Symphony Group > Articles
Published on 12 June 2020 10:16 - Last updated on 12 June 2020 14:19

Kitchen Design: Back to Basics

(Page 1 of 5)
1
2
3
4
5
Key Learning outcomes
  • Describe the specific sizes of the minimum elements
  • Ensure appropriate space is provided within a property to provide a functional kitchen
  • Apply actions to improve the kitchen spaces provided in residential properties
We’re all familiar with kitchens, and could easily name the common elements found in an average kitchen. But there’s an argument that this familiarity can prevent us from really considering what makes a kitchen function well, and what minimum space standards should be applied. Add to this the fact that kitchen design is notoriously under-regulated, and that clear guidance is hard to find, and the result is many kitchen spaces that are too small for an attractive and functional kitchen.

This article aims to address these problems, by considering:
• A summary of the existing standards and regulations that can be applied.
• The minimum elements and space required for a functional kitchen.
• The elements that consumers expect in addition to the minimum requirements.
• The steps architects can take to aid kitchen designers in providing functional and attractive kitchens.

1.0 Standards and Guidance

With the exception of wheelchair accessible and adaptable dwellings, the building regulations include very little detail on minimum kitchen furniture provision and space standards. Historically, there have been attempts to outline minimum storage and fitment requirements for kitchens – for example through the Scheme Development Standards and the London Housing Design Guide – but all have since been replaced with much less stringent requirements (although, in our experience, many social housing providers continue to choose to follow the historical guidelines). The NHBC standards include some simple bullet points covering the functions the kitchen should provide for, but are not specific about the furniture required to comfortably perform these functions. All the guidelines ensure that kitchens in new build properties will meet the basic requirements of a kitchen, while leaving room for architects and kitchen designers to decide how to meet these standards.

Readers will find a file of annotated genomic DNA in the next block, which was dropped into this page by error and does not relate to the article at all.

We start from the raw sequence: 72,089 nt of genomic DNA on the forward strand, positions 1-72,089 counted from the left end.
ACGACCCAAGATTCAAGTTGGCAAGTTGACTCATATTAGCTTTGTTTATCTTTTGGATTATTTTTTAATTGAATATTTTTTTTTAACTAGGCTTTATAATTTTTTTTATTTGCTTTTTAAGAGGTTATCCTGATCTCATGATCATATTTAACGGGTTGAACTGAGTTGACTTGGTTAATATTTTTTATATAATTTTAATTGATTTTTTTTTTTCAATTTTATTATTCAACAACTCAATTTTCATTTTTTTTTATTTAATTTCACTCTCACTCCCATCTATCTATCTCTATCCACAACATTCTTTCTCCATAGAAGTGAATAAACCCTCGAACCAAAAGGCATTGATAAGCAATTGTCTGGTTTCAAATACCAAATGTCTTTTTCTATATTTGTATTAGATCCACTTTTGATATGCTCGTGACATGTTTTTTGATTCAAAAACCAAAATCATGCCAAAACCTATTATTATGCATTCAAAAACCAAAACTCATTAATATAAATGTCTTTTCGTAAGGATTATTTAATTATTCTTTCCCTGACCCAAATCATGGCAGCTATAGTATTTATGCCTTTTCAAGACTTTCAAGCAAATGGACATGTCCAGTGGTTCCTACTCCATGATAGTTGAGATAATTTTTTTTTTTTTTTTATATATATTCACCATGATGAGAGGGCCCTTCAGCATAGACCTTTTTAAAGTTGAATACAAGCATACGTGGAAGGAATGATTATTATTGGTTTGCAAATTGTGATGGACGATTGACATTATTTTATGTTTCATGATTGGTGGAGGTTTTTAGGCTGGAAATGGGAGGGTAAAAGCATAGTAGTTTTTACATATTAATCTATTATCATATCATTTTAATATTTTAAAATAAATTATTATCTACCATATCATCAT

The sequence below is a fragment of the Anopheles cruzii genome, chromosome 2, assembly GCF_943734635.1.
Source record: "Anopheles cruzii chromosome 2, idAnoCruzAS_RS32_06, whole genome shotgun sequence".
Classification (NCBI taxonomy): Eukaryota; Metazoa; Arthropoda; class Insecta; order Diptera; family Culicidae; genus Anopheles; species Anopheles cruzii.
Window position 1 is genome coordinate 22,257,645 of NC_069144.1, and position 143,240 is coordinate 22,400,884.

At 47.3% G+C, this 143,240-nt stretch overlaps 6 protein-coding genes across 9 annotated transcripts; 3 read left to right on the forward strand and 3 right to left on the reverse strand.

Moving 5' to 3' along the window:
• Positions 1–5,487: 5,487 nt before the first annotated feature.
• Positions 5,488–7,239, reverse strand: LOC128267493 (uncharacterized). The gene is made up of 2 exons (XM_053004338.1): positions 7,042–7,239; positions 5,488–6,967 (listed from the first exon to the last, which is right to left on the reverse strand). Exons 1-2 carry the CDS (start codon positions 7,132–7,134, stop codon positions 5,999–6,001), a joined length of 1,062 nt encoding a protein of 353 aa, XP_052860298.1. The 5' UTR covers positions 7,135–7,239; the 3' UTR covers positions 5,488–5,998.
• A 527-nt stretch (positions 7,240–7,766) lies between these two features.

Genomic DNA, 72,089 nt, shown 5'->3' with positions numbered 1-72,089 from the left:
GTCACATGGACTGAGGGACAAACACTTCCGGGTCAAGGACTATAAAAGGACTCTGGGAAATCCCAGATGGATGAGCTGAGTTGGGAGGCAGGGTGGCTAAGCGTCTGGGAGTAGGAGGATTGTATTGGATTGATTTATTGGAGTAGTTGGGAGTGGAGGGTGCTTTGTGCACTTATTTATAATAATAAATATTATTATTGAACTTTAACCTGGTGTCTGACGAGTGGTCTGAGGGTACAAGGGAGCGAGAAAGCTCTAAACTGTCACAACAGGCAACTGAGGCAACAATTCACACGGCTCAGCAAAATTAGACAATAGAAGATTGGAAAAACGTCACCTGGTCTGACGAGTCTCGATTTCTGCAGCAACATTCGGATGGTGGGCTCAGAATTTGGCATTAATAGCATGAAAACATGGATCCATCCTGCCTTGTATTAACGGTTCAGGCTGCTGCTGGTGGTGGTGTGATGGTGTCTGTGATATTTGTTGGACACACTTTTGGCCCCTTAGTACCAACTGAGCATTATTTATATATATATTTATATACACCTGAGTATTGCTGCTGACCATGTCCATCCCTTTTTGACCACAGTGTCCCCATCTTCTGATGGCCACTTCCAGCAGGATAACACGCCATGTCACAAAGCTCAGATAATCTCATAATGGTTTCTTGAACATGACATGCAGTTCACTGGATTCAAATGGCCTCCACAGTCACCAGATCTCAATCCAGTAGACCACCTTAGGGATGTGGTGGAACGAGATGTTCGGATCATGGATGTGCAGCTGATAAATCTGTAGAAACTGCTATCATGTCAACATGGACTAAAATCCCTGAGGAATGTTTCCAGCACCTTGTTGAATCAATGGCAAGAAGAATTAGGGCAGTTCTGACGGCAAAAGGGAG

In short, there is very little clear and specific technical guidance for architects on the actual minimum space required to provide a functional kitchen. This article aims to address this lack of clear guidance, by outlining the specific sizes of items that should always be included and by giving examples of how they might fit into a space.
A functional kitchen provides, at a minimum, the ability to cook, prepare, and store food. The fitted kitchen has evolved around these three basic functions, frequently adapted for the latest appliances and lifestyle trends. The kitchens featured in current consumer magazines are often open plan, with multiple appliances, and featuring large islands designed for cooking, entertaining, eating, and working. While desirable, this is not a realistic goal for many projects. When space is at a premium, it is necessary to provide at least enough space for the fundamental elements required in every kitchen, so that it can perform, at a minimum, the three basic functions.
A large open plan kitchen with an island is desirable, but not always possible
A large open plan kitchen with an island is desirable, but not always possible
 
(Page 1 of 5)
1
2
3
4
5
 

About

Pen Hill Estate
Park Spring Road
Barnsley
South Yorkshire
S72 7EZ
Robert Newton
Tel +44 (0)1226 446 241
robert.newton@symphony-group.co.uk
The information contained in the CPD article web pages is not intended and accordingly shall not be relied upon either as a substitute for professional advice or judgement or to provide legal or other advice with respect to any particular circumstance. RIBA Enterprises accepts no responsibility for loss occasioned to any person acting or refraining from action as a result of the information contained.
Download PDF version